There have also been concerns about Russia’s compliance with the Chemical Weapons Convention, with accusations of incomplete declarations of its stockpile. Previous incidents, such as the Salisbury attack and the poisoning of Alexei Navalny, have raised doubts about Russia’s adherence to international agreements.

Amidst these allegations, Russian forces continue their advance in eastern Ukraine, with ongoing fighting around strategic locations. Ukrainian President Volodymyr Zelensky has taken action against allegations of corruption within the Ukrainian Security Service, while Human Rights Watch has called for a war crimes investigation into alleged executions of surrendering Ukrainian troops by Russian forces.

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Ukraine’s President Zelensky has expressed concerns over Russia’s offensive tactics amid delays in Western weapon deliveries, particularly from the US, despite a recently approved $61 billion aid package. Zelensky emphasized the urgency of faster deliveries, citing the need for artillery shells and air defense systems to counter Russian aggression.

The situation escalated after a Russian missile strike killed four civilians and wounded dozens in Odesa. Russian forces also claimed the capture of additional villages in eastern Ukraine, heightening tensions along the frontline.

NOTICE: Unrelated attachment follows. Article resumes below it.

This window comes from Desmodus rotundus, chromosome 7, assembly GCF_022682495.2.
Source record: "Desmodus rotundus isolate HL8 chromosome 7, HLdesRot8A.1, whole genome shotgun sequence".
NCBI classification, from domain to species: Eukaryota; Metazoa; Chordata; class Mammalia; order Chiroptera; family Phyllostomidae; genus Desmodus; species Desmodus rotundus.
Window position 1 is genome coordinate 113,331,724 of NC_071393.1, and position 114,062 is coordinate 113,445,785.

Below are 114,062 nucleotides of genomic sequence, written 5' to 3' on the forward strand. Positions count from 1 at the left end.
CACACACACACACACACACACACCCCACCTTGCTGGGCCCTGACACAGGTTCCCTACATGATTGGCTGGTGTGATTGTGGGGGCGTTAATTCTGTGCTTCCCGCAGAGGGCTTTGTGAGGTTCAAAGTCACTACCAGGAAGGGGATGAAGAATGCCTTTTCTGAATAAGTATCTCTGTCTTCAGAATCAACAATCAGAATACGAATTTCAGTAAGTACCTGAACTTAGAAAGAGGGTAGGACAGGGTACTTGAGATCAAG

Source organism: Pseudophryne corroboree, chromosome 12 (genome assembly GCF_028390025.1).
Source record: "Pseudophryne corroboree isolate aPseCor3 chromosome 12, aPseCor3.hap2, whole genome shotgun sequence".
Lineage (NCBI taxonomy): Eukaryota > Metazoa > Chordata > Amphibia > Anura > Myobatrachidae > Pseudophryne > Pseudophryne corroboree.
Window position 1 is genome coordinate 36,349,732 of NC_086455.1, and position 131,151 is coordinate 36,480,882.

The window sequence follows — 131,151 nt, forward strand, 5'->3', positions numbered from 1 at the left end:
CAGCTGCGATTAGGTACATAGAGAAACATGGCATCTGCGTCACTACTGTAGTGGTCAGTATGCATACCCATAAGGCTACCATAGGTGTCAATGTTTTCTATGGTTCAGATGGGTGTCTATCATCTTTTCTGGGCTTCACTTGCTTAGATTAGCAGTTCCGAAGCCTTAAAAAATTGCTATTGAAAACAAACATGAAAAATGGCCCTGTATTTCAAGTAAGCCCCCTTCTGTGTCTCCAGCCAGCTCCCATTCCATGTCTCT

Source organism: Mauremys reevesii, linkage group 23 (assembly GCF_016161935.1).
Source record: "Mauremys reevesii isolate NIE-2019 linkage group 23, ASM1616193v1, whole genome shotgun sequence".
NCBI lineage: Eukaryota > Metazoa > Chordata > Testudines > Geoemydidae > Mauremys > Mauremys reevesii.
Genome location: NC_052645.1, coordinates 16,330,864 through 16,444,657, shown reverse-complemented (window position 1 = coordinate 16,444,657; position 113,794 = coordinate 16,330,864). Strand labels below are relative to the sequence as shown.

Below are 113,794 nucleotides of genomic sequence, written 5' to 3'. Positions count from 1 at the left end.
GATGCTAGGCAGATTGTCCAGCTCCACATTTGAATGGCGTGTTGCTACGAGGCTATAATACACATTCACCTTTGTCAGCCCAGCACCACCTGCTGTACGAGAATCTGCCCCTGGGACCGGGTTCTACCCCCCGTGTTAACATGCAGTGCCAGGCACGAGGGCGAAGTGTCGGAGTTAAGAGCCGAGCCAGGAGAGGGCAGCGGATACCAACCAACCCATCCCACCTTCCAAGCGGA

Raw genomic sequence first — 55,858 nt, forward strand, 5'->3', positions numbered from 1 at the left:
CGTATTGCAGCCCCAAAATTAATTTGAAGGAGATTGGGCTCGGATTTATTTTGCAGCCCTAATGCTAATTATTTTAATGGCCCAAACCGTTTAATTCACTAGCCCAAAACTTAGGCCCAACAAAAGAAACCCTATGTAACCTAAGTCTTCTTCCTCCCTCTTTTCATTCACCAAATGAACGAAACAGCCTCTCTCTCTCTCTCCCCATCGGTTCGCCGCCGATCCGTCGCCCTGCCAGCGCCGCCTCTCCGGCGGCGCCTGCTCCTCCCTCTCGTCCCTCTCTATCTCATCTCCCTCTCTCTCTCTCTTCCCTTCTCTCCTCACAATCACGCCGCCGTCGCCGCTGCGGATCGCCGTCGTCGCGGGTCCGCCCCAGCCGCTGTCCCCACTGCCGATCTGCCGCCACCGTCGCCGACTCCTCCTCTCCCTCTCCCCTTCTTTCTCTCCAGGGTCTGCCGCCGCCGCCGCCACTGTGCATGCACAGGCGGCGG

NATO Secretary-General Stoltenberg echoed Zelensky’s sentiments, acknowledging Ukraine’s urgent need for weapons and the detrimental impact of delayed aid on the battlefield. However, he expressed optimism that forthcoming arms deliveries could help bolster Ukraine’s defenses.

Stoltenberg reaffirmed NATO’s support for Ukraine’s eventual membership but downplayed the possibility of an official invitation at the upcoming Washington summit. Meanwhile, Ukrainian forces reported withdrawals from positions in Donetsk amidst intensified Russian attacks.

The dire humanitarian situation was underscored by the harrowing journey of a 98-year-old woman who traversed several kilometers to escape shelling in the eastern village of Ocheretyne. Her ordeal serves as a poignant reminder of the human cost of the conflict.

The long-awaited approval of US military aid offers hope for replenishing Ukraine’s dwindling supplies, which have been stretched thin amid the ongoing conflict. Delays in aid delivery have been attributed to the loss of lives and territory, highlighting the critical need for timely support from Western allies.